Therefore, kieselguhr filters (alluvial filters) require disposable filter means for their use. They have a relatively elevated need of water and additionally burden the waste water with beer-water mixtures and kieselguhr residues. The consumed kieselguhr slurries pose another problem due to the bad smell during transportation and sedimentation of the deposits. Therefore, a solution has been sought for years to find a way in order to eliminate as far as possible kieselguhr filtration. But hitherto, all efforts have been unsuccessful.

A stabilization of the beer by adding stabilization means adsorbent of polyphenols such as polyvinyl polypyrrolidone (PVPP), for instance "Polyclar AT" (see DE-OS No. 15 17 874), in combination with stabilization means adsorbent of proteins, such as hydrogel, has been known and carried out after the purification step. In particular, the costly PVPP can be regenerated by adding tempered lye solutions which can dissolve and thereby selectively remove both the hydrogels and the adsorbed proteins and polyphenols (DE-OS No. 26 48 978, H. Schafft, in "Brewery Industry", Number 4, 1979, Dr. Hums "Monthly Publications for Breweries", No. 34, p. 83 to p. 85, 1981). It is also usual (see DE-OS No. 19 07 610) to employ filter means and stabilization means together in a throw-away operation.

According to the invention, it has now been surprisingly found that it is economically possible to use a centrifuge for the purification of beer when beer that has undergone primary purification with the centrifuge is then treated with stabilization means and filter means.

Therefore, in a recycling process for combining the secondary purification and the stabilization of liquids containing polyphenols and/or proteins according to the invention, especially beer, wine, or similar beverages, the liquid to be treated is first subjected to primary purification with a centifuge. The centrifuged product, mixed with a mixture of stabilization adsorbent means of polyphenols and proteins and filter means that retain fine turbidities, is then transferred as suspension to an apparatus adequate for retaining solids. The solid cake that forms in the solids retaining apparatus is regenerated after terminating the treatment of the liquid in order to recover the filter means and the regeneratable stabilization means. These are then used for another treatment of liquid.

The process according to the invention thus allows, for the first time in the practice, a full-value use of a centrifuge instead of the usual filter device for beer purification, since the turbidities that cannot be separated by centrifugation are either mechanically or adsorptively retained in the solids retaining apparatus.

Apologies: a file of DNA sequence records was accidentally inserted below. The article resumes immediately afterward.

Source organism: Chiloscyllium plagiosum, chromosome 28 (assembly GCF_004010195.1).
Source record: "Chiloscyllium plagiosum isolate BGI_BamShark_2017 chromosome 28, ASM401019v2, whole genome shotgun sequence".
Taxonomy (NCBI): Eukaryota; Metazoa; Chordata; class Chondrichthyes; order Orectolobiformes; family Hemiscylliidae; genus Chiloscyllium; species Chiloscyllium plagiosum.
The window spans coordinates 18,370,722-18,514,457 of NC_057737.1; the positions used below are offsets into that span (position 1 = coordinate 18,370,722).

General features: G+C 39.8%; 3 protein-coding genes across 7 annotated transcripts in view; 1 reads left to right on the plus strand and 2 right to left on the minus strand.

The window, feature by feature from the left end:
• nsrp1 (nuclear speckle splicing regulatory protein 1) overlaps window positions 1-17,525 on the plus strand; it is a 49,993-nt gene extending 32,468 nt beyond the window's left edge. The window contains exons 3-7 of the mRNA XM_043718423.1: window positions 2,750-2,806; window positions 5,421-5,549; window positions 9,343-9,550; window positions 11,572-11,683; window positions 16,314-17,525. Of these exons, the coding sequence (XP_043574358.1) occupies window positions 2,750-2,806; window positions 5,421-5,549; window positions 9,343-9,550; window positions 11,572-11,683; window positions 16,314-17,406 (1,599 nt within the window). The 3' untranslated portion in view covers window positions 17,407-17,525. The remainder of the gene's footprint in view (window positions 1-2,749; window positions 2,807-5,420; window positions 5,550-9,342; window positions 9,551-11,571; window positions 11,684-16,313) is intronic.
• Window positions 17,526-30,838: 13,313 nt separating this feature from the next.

With the process according to the invention, it is therefore possible to carry out, instead of the kieselguhr filtration which is burdened with waste water and deposits, a separation of the beer that works to a great extent without any loss in an economical manner and doing justice to quality.

To change over from a traditional purification sequence to the process according to the invention, there is needed, on the one hand, a centrifuge and on the other, a stabilization and regeneration installation. But the latter already exists in most breweries. Under certain circumstances, an existing kieselguhr filter device (horizontal boiler filter) can also be converted to such a stabilization and regeneration installation. It is essential in the process according to the invention that the prevalent and particulary costly stabilization means, such as polyvinyl polypyrrolidone (PVPP), and the filter means can be regenerated and re-used without limit. The second component of the stabilization means, namely the silica gel, is on the one hand more economic and on the other can be used much more sparingly than in the traditional process since it is added to the beer that has already undergone primary clarification in the centrifuge. But especially, the action of the silica gel for removing proteins is incomparably stronger for removing proteins in combination with PVPP than when used without PVPP. That is, the consumption of silica gel in comparison with the known process is reduced by 70% or more. However, the greatest savings in the process according to the invention result in substituing a centrifuge for kieselguhr filtration. The centrifuge is actually a separating and purifying instrument that works almost without losses.

The problem in purifying beers with a centrifuge hitherto consisted in that it was necessary to come with terms with a